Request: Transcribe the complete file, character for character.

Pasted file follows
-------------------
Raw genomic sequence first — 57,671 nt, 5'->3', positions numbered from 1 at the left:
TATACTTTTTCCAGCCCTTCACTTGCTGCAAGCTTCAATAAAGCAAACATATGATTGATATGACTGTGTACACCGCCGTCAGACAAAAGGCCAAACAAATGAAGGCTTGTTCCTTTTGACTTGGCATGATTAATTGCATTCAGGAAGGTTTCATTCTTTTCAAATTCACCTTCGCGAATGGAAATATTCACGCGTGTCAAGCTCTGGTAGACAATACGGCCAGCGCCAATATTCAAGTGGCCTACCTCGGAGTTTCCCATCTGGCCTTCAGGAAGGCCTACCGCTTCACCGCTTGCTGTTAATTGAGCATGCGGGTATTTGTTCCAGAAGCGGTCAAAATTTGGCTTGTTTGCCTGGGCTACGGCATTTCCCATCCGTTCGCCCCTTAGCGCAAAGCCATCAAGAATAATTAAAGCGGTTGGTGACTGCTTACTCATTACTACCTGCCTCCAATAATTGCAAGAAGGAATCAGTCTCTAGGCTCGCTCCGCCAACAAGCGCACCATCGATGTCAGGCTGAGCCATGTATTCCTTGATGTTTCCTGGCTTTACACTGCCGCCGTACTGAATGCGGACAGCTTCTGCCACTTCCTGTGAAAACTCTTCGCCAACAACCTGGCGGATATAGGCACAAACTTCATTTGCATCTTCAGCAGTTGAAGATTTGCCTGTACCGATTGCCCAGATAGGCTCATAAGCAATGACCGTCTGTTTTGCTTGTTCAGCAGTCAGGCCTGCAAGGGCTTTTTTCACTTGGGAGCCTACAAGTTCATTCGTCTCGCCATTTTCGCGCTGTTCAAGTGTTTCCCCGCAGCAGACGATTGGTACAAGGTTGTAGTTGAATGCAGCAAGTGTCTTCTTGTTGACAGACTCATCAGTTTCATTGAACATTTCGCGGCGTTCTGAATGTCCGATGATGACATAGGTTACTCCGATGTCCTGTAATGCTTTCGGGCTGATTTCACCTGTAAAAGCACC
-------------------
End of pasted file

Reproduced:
Raw genomic sequence first — 57,671 nt, 5'->3', positions numbered from 1 at the left:
TATACTTTTTCCAGCCCTTCACTTGCTGCAAGCTTCAATAAAGCAAACATATGATTGATATGACTGTGTACACCGCCGTCAGACAAAAGGCCAAACAAATGAAGGCTTGTTCCTTTTGACTTGGCATGATTAATTGCATTCAGGAAGGTTTCATTCTTTTCAAATTCACCTTCGCGAATGGAAATATTCACGCGTGTCAAGCTCTGGTAGACAATACGGCCAGCGCCAATATTCAAGTGGCCTACCTCGGAGTTTCCCATCTGGCCTTCAGGAAGGCCTACCGCTTCACCGCTTGCTGTTAATTGAGCATGCGGGTATTTGTTCCAGAAGCGGTCAAAATTTGGCTTGTTTGCCTGGGCTACGGCATTTCCCATCCGTTCGCCCCTTAGCGCAAAGCCATCAAGAATAATTAAAGCGGTTGGTGACTGCTTACTCATTACTACCTGCCTCCAATAATTGCAAGAAGGAATCAGTCTCTAGGCTCGCTCCGCCAACAAGCGCACCATCGATGTCAGGCTGAGCCATGTATTCCTTGATGTTTCCTGGCTTTACACTGCCGCCGTACTGAATGCGGACAGCTTCTGCCACTTCCTGTGAAAACTCTTCGCCAACAACCTGGCGGATATAGGCACAAACTTCATTTGCATCTTCAGCAGTTGAAGATTTGCCTGTACCGATTGCCCAGATAGGCTCATAAGCAATGACCGTCTGTTTTGCTTGTTCAGCAGTCAGGCCTGCAAGGGCTTTTTTCACTTGGGAGCCTACAAGTTCATTCGTCTCGCCATTTTCGCGCTGTTCAAGTGTTTCCCCGCAGCAGACGATTGGTACAAGGTTGTAGTTGAATGCAGCAAGTGTCTTCTTGTTGACAGACTCATCAGTTTCATTGAACATTTCGCGGCGTTCTGAATGTCCGATGATGACATAGGTTACTCCGATGTCCTGTAATGCTTTCGGGCTGATTTCACCTGTAAAAGCACC